By Mohammed Abbas and Rhys Jones
LONDON May 22 Britain moved a step closer to
renewing its Trident nuclear weapons system on Tuesday, awarding
350 million pounds worth of contracts to design a new generation
of submarines that critics say are the result of outdated, Cold
The Successor class submarine would be used to replace the
four Vanguard class vessels currently carrying Britain's Trident
nuclear missiles, but a debate has raged about whether
like-for-like renewal at an estimated cost of up to 20 billion
pounds ($31.5 billion) is necessary.
The ruling Conservative Party is pushing for Britain's
nuclear capability to be maintained, but their Liberal Democrat
junior partners in coalition government are pushing for
alternatives, with some arguing that current capability - the
ability to obliterate Moscow - is a hangover from the Cold War.
The decision to award Successor design contracts to defence
firms BAE Systems, Babcock and Rolls Royce
appears to set Britain on course to maintaining its
"This government is committed to maintaining a continuous
submarine-based nuclear deterrent. The contracts announced today
.... symbolise an important step towards renewing our nation's
nuclear deterrent into the 2060s," Defence Secretary Philip
Hammond, a Conservative, said in a statement.
A final decision on the Trident system's renewal is not
expected until 2016, a year after parliamentary elections, and
Lib Dems insist that design contracts do not represent a
commitment to like-for-like renewal.
However, some say it is unlikely that cash-strapped Britain
would spend 350 million pounds on designs it would later ditch.
The largest share of the design contracts, worth 328 million
pounds, went to BAE's maritime unit. Babcock received a 15
million pound portion and Rolls Royce got a 4 million pound
"It's without commitment in theory, but of course it is with
commitment in practice. We wouldn't be spending this kind of
money on design if it didn't look as if it was going to go
forward," said Eric Grove, director of the University of
Salford's Centre for International Security and War studies.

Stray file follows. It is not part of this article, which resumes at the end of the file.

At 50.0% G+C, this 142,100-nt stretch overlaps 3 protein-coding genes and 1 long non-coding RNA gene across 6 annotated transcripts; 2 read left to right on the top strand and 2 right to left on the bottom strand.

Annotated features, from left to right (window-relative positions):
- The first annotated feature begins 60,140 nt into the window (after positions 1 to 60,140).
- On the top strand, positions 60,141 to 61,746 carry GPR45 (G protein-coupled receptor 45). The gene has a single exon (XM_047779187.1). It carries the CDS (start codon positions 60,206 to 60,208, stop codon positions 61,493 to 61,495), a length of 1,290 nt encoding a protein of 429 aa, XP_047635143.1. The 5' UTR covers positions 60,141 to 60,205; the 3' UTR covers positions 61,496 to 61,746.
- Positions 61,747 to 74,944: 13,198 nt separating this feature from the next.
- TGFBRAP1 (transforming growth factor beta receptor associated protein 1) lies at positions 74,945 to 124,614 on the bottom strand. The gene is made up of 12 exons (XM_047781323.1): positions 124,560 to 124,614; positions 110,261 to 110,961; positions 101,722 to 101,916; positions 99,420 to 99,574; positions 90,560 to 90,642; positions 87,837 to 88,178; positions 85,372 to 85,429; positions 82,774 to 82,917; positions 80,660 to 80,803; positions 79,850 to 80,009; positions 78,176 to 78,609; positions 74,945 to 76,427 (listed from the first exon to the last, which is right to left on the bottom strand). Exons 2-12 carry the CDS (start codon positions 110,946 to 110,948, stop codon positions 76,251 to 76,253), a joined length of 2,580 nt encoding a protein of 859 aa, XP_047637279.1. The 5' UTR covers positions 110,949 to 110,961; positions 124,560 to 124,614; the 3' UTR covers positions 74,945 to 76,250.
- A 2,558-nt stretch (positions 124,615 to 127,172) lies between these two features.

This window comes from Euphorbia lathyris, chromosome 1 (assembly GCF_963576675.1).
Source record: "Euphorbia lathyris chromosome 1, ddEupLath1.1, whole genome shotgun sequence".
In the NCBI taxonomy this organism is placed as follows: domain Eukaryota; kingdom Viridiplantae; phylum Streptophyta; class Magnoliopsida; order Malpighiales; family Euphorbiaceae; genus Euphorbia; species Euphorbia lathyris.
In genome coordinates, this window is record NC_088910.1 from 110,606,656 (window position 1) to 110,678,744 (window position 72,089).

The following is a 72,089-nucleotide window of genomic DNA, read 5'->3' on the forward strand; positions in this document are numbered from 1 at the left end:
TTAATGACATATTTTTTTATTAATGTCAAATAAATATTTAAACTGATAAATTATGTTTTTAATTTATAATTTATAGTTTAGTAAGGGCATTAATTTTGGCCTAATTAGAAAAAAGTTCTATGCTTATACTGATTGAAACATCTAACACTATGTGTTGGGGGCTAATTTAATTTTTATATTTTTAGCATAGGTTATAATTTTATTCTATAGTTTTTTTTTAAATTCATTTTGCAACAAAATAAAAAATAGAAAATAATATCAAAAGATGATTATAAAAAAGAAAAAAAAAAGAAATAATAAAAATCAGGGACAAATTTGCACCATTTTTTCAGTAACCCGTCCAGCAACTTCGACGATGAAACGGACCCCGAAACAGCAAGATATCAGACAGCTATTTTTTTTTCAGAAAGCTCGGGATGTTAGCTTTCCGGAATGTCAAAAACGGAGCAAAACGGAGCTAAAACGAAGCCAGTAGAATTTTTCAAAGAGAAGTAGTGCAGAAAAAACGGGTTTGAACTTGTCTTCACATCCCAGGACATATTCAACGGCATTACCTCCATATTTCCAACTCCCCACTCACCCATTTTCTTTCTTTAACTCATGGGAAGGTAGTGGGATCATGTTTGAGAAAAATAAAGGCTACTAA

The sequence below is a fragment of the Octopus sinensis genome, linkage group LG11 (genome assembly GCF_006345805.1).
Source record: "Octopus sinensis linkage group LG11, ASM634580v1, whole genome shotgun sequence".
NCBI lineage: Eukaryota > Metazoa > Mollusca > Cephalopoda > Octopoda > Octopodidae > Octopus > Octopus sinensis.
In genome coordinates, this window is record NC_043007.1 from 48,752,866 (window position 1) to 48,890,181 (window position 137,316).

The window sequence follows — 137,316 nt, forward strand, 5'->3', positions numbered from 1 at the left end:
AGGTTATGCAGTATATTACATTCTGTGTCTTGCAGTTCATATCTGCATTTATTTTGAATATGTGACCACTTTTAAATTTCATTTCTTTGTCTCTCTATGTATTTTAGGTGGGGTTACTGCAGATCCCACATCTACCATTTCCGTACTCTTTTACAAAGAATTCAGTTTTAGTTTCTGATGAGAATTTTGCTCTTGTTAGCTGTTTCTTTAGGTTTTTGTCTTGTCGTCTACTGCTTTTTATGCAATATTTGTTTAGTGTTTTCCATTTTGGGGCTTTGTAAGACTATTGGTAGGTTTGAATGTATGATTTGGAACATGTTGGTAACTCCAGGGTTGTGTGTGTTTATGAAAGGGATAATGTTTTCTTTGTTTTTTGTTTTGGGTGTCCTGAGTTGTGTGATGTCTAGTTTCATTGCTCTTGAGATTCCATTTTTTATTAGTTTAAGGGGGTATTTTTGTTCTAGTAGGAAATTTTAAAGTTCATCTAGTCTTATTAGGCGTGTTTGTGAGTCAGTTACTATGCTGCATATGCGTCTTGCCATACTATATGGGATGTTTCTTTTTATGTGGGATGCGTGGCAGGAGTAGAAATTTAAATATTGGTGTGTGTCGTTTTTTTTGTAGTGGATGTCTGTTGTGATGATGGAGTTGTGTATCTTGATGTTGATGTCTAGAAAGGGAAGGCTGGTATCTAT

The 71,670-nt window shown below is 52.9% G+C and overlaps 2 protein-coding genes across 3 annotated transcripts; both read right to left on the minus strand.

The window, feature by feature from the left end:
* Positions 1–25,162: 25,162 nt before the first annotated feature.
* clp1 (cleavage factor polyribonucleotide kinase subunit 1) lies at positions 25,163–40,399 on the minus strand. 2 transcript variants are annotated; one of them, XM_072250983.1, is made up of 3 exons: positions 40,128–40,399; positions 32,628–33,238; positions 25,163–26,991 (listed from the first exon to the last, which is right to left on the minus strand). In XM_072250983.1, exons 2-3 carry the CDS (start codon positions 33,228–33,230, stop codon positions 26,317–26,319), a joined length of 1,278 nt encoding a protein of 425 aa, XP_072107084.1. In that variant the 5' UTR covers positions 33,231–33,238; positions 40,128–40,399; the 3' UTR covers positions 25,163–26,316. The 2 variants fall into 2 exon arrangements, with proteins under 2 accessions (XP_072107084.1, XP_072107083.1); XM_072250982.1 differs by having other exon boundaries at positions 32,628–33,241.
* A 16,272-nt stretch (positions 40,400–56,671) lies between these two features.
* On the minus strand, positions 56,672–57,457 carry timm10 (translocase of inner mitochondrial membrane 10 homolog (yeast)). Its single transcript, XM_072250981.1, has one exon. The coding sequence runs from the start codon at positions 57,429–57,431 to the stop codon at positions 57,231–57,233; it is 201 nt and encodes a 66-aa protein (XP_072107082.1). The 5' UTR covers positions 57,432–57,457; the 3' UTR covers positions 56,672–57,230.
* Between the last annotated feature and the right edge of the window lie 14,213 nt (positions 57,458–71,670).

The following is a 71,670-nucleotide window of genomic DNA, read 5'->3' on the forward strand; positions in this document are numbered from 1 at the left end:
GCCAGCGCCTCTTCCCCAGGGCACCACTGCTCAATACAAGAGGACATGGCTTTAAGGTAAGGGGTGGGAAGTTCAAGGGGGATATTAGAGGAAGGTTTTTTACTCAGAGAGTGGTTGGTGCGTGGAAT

The Defence Ministry said the deals would sustain or create
1,900 jobs at sites across Britain and that engineers at the
companies would work with it on the design of the submarines,
which will use a new nuclear propulsion system.
There is room for compromise, and studies have suggested
that Britain could still maintain an effective nuclear deterrent
while perhaps reducing the number of warheads or reducing the
number of submarines used in the system.
Reports have emerged that the Lib Dems want a more radical
downgrading of Trident, in particular a departure from the
so-called "Moscow doctrine" - the ability for Britain to act
alone against Russia or another nation of similar power if need
"It is unthinkable today that Britain would contemplate the
destruction of the heavily populated capital of Russia - or of
any other city," wrote Lib Dem grandee and former party leader
Menzies Campbell in the Financial Times newspaper last week.
"It is no longer enough to plan as if the cold war had never
ended and mutually assured destruction, or a variant of it, were
still necessary," he added, calling for a downgrade but not
complete decommissioning of Britain's nuclear capability.
A senior Lib Dem source pointed to Campbell's views as
representative of the party's thinking on Trident.
Minister of State for the Armed Forces Nick Harvey, a Lib
Dem, is expected to submit a review of alternatives to Prime
Minister David Cameron by the end of this year.
Harvey has downplayed the threat posed by other countries,
which Trident is designed to counter, and instead highlighted
that posed by non-state actors. U.S. President Barack Obama in
2010 said the possibility of "terrorist organisation obtaining a
nuclear weapon" was the single biggest threat to U.S. security.
Still, analysts struggle to see credible alternatives to
Trident if Britain wants to maintain its current clout in
While some dismiss the Moscow doctrine as a Cold War
throwback, others point to Britain's fraught ties with Russia in
recent years, Moscow's increasingly tense relations with NATO
and President Vladimir Putin's plans to beef up his military.